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[111] the table. He played his deadliest, pausing long before he hazarded a move; the company hanging over the board, hushed and anxious. They were not kept many minutes in suspense; Joe was overthrown; the unornamental stranger was the conqueror. Another game—the same result. Another and another and another; but Joe lost every game. Joseph, however, was too good a player not to respect so potent an antagonist, and he and all the party behaved well under their discomfiture. The board was laid aside, and a lively conversation ensued, which was continued “with unabated spirit to a late hour.” The next morning, the traveler went on his way, leaving behind him a most distinguished reputation as a draught-player and a politician.

He remained at home a few days, and then set out again on his travels in search of some one who could pay him wages for his work. He took a “bee line” through the woods for the town of Erie, thirty miles off, on the shores of the great lake. He had exhausted the smaller towns; Erie was the last possible move in that corner of the board; and upon Erie he fixed his hopes. There were two printing offices, at that time, in the place. It was a town of five thousand inhabitants, and of extensive lake and inland trade.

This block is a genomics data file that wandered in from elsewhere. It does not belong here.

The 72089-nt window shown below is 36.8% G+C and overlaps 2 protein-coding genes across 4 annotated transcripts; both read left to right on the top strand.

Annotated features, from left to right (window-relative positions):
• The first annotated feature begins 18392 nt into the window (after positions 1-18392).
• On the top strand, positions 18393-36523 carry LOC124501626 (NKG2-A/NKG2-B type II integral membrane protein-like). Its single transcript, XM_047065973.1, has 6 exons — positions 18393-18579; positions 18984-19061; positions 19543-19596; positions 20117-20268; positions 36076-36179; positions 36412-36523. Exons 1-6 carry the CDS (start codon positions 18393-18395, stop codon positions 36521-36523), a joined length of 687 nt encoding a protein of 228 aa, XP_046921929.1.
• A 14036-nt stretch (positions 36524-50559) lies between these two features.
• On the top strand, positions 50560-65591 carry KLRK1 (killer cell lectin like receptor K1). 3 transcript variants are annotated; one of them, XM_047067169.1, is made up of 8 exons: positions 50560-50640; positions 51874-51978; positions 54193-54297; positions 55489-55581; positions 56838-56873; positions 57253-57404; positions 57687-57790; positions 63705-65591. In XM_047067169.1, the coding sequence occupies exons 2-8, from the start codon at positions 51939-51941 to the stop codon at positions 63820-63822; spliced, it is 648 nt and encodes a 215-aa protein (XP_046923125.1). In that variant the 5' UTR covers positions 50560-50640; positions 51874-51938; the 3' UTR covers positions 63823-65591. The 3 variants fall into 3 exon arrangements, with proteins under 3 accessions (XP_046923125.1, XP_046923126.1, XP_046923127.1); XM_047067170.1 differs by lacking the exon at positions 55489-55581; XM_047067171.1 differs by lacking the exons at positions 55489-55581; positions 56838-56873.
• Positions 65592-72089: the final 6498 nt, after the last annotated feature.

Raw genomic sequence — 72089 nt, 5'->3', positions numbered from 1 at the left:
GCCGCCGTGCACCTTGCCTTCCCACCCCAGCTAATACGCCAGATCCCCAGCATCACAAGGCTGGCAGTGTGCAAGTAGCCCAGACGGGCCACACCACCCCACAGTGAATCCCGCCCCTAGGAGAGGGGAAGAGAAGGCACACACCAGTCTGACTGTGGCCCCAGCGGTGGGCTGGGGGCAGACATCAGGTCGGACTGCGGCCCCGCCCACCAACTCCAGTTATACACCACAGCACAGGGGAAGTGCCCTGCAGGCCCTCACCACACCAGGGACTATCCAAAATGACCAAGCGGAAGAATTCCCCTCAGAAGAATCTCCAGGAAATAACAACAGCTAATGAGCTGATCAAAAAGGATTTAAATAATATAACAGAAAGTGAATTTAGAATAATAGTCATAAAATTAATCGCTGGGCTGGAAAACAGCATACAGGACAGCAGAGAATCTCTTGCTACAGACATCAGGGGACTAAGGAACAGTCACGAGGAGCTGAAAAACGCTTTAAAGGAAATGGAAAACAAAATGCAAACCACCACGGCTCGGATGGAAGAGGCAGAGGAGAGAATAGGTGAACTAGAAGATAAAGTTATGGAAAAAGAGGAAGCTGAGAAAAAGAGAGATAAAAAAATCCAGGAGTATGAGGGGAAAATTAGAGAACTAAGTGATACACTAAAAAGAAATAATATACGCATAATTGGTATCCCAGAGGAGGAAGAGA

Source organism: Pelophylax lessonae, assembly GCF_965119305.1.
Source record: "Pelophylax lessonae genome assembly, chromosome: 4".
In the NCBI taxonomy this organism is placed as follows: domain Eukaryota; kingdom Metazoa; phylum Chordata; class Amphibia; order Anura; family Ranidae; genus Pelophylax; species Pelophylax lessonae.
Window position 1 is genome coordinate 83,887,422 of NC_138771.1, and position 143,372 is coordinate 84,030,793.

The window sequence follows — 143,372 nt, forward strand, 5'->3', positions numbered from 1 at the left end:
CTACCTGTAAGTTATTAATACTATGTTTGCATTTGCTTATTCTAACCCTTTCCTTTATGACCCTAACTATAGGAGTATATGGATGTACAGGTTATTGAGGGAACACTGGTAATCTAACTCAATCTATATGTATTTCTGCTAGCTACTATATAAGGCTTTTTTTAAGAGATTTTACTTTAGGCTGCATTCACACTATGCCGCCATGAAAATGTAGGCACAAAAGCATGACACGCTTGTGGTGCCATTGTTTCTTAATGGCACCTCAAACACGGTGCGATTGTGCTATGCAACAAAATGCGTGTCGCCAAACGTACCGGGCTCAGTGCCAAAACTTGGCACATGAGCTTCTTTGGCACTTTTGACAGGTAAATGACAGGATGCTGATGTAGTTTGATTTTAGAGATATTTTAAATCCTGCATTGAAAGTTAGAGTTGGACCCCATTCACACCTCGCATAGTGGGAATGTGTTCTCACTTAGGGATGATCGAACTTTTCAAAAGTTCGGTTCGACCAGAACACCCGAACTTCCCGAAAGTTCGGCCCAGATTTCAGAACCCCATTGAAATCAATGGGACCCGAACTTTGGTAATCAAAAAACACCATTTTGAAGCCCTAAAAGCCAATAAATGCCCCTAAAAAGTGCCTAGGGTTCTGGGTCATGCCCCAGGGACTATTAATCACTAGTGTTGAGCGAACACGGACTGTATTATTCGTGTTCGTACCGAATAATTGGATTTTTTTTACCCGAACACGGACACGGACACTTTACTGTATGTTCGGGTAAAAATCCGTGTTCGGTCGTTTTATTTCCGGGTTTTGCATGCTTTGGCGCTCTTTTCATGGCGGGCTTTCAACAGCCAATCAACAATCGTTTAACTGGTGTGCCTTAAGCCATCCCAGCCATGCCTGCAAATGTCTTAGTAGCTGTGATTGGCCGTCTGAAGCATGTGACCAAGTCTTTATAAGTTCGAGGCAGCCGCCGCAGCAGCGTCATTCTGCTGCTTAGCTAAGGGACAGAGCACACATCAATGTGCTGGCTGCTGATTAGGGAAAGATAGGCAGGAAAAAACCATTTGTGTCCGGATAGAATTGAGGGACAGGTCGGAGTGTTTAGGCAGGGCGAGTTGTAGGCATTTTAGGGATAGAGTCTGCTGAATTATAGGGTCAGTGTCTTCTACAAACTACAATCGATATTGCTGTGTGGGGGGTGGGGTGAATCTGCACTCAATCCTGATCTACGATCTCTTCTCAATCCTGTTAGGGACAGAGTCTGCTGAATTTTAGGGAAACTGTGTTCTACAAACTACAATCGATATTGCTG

The gentleman still lives who saw the weary pedestrian enter Erie, attired in the homespun, abbreviated and stockingless style with which the reader is already acquainted. His old black, felt hat slouched down over his shoulders in the old fashion. The red cotton handkerchief still contained his wardrobe, and it was carried on the same old stick. The country frequenters of Erie were then, and are still, particularly rustic in appearance; but our hero seemed the very embodiment and incarnation of the rustic Principle; and among the crowd of Pennsylvania farmers that thronged the streets, he swung along, pre-eminent and peculiar, a marked person, the observed of all observers. He, as was his wont, observed nobody, but went at once to the office of the Erie Gazette, a weekly paper, published then and still by Joseph M. Sterritt.

‘I was not,’ Judge Sterritt is accustomed to relate,

I was not in the printing office when he arrived. I came in, soon after, and saw him sitting at the table reading the newspapers, and so absorbed in them that he paid no attention to my entrance. My first feeling was one of astonishment, that a fellow so singularly “green” in his

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